Prince George’s County Executive Rushern Baker’s proposal to take over the Prince George’s County school system has been met with protest and changes as it fights to become reality.
Baker’s proposal would include adding the next superintendent, chosen to replace Interim Dr. Alvin L. Crawley, to Baker’s cabinet. The county executive would also take control of the school system’s $1.7 billion budget.
However, the Maryland Senate has introduced a modified bill that would split the control between Baker and the school board. Under this measure, the Board of Education would handle the budget, while Baker would choose the next superintendent.
The bill is fighting time as the Maryland General Assembly 2013 session is scheduled to conclude April 8.
However, everyone has not met Baker’s proposal with support.
Many teacher associations and unions are standing up against Baker’s proposal to take over the school system. Some of them include: Prince George’s County Educators’ Association, ACE/AFSCME, Local 2250, AFL-CIO and Service Employees Local 400 P.G.
“As many of you know, we have the heaviest load, yet we receive the least amount of support. The County Executive’s proposal falls short and fails to address the core issues facing our community.
The proposal reduces public oversight of schools and voids the rights of our parents, students and labor unions. That is why we must stick together to defeat the proposed amendments to House Bill 1107,” reads an e-mail to employees from Prince George’s County Public Schools.
In a Board of Education meeting on March 21, members of the school system did not respond favorably to Baker’s plan to limit their power.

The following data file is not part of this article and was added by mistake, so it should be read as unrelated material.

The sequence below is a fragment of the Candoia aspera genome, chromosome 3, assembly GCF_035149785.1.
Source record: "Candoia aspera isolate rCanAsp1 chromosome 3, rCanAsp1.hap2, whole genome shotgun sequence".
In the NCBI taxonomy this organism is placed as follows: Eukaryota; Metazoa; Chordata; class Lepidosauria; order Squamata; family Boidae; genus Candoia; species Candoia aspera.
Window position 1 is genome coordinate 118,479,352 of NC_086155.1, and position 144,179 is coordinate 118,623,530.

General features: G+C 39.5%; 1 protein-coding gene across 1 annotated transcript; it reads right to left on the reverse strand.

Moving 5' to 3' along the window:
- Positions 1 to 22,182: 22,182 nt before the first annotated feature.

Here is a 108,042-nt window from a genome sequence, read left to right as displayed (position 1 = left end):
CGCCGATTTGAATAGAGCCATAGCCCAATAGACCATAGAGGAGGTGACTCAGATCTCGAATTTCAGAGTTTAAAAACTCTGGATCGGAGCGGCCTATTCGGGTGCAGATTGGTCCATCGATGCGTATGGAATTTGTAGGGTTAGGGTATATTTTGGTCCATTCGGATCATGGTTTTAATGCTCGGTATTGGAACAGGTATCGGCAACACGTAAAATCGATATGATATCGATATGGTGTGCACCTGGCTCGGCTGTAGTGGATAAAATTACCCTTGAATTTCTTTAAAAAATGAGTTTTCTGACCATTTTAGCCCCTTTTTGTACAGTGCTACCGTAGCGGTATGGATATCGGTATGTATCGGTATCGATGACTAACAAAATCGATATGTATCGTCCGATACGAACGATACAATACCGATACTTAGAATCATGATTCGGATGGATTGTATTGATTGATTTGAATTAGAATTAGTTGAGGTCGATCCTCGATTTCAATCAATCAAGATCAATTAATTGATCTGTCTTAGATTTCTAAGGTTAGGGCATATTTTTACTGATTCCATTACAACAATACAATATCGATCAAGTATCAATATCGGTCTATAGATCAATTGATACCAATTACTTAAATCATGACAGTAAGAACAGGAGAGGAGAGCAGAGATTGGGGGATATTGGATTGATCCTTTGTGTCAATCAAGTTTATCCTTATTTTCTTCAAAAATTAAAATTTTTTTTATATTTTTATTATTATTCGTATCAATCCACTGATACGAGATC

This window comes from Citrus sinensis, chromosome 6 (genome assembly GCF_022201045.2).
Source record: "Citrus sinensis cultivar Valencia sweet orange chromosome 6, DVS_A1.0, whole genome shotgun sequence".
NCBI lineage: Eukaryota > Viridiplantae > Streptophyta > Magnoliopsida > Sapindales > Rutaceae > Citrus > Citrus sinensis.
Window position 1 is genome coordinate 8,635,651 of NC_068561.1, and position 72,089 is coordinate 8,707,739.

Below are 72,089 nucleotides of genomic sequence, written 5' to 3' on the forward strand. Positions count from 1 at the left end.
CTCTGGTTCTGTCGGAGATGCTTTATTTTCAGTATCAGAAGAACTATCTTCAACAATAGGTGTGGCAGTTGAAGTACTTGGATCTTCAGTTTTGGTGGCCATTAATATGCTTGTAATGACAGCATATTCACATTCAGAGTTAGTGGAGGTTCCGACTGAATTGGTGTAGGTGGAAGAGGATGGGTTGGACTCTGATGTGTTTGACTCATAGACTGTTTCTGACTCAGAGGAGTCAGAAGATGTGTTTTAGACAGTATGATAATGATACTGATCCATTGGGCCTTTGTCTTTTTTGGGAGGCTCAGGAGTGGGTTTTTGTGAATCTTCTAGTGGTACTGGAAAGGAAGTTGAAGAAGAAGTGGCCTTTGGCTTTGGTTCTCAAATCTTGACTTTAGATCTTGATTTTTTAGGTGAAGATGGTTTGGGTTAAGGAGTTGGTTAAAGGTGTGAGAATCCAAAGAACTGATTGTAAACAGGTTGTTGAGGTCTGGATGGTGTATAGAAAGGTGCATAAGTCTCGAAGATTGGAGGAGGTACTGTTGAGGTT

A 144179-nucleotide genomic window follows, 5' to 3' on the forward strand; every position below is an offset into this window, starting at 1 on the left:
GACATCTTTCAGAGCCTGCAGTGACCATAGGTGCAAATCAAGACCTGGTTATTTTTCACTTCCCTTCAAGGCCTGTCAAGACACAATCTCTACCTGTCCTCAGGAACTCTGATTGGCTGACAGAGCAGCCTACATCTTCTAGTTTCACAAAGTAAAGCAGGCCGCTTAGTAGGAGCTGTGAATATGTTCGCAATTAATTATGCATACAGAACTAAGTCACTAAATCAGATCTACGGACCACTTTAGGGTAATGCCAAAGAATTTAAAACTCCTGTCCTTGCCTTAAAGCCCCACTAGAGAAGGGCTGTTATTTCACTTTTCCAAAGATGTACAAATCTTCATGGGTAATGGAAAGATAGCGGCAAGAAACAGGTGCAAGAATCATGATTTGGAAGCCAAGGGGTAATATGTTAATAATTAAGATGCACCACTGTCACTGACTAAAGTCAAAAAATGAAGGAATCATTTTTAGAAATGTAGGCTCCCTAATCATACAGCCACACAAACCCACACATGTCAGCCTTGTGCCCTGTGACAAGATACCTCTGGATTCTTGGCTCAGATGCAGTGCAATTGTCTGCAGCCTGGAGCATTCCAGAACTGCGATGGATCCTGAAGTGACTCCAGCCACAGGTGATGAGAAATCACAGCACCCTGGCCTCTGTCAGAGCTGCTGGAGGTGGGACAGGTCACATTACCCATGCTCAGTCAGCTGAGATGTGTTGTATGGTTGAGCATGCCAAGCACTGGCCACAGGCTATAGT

“We see it as a blatant political grab and will constantly work in opposition. This proposal is undemocratic and raises real questions about civil rights issues, it undercuts the voice of the public,” said a statement by Citizens for an Elected Board.
The Board of Education released a statement March 22 comparing Baker’s proposal to the District’s school takeover by former Mayor Adrian Fenty.
In 2007, former Mayor Fenty also reduced the school board’s responsibilities when he took over D.C. schools and appointed former Chancellor Michelle Rhee. His decision was not only a major source of protest, but also showed minimal improvements to the District’s school system.
“This is a bad bill that is being pushed through the legislature under the guise of education reform and without the benefit of a public hearing. The public’s voice will not be heard,” said the statement from the Board of Education.
“If Baker truly wants to improve education in Prince George’s County, he should start by helping to promote more parental engagement. He should also help by finding funds to attract and retain our teachers.”
On March 26, Baker joined over 16,000 Prince George’s County residents and defended his proposal in a telephone town hall meeting. “Clearly there is a crisis in our school system. Our schools continue to be ranked at the bottom, we can’t keep a superintendent for more than a few years and our infrastructure is crumbling before our eyes,” he said.
“We can accept the status quo and make no measurable changes, or we can change the way our schools operate by passing this important piece of legislation,” Baker said.